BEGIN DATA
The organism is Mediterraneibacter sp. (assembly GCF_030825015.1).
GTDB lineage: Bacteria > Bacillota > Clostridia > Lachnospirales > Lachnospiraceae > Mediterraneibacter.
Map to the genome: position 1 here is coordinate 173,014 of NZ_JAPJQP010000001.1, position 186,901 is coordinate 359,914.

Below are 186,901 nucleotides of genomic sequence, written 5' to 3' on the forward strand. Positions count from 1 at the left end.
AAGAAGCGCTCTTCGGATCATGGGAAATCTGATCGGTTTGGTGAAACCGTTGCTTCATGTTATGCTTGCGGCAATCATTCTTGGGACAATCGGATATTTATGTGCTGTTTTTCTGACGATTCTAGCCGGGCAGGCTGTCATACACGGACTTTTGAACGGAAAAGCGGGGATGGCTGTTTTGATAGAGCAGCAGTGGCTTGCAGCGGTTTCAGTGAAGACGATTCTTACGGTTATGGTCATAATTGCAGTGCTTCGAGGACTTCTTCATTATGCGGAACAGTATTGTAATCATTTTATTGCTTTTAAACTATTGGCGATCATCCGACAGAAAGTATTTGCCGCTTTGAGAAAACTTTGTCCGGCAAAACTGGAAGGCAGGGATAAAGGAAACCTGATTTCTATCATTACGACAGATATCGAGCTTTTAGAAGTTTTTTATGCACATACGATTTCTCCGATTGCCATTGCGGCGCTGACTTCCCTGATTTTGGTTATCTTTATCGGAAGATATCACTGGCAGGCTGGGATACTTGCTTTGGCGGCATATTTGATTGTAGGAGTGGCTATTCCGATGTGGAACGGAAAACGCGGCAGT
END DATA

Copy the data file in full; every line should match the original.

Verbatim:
The organism is Mediterraneibacter sp. (assembly GCF_030825015.1).
GTDB lineage: Bacteria > Bacillota > Clostridia > Lachnospirales > Lachnospiraceae > Mediterraneibacter.
Map to the genome: position 1 here is coordinate 173,014 of NZ_JAPJQP010000001.1, position 186,901 is coordinate 359,914.

Below are 186,901 nucleotides of genomic sequence, written 5' to 3' on the forward strand. Positions count from 1 at the left end.
AAGAAGCGCTCTTCGGATCATGGGAAATCTGATCGGTTTGGTGAAACCGTTGCTTCATGTTATGCTTGCGGCAATCATTCTTGGGACAATCGGATATTTATGTGCTGTTTTTCTGACGATTCTAGCCGGGCAGGCTGTCATACACGGACTTTTGAACGGAAAAGCGGGGATGGCTGTTTTGATAGAGCAGCAGTGGCTTGCAGCGGTTTCAGTGAAGACGATTCTTACGGTTATGGTCATAATTGCAGTGCTTCGAGGACTTCTTCATTATGCGGAACAGTATTGTAATCATTTTATTGCTTTTAAACTATTGGCGATCATCCGACAGAAAGTATTTGCCGCTTTGAGAAAACTTTGTCCGGCAAAACTGGAAGGCAGGGATAAAGGAAACCTGATTTCTATCATTACGACAGATATCGAGCTTTTAGAAGTTTTTTATGCACATACGATTTCTCCGATTGCCATTGCGGCGCTGACTTCCCTGATTTTGGTTATCTTTATCGGAAGATATCACTGGCAGGCTGGGATACTTGCTTTGGCGGCATATTTGATTGTAGGAGTGGCTATTCCGATGTGGAACGGAAAACGCGGCAGT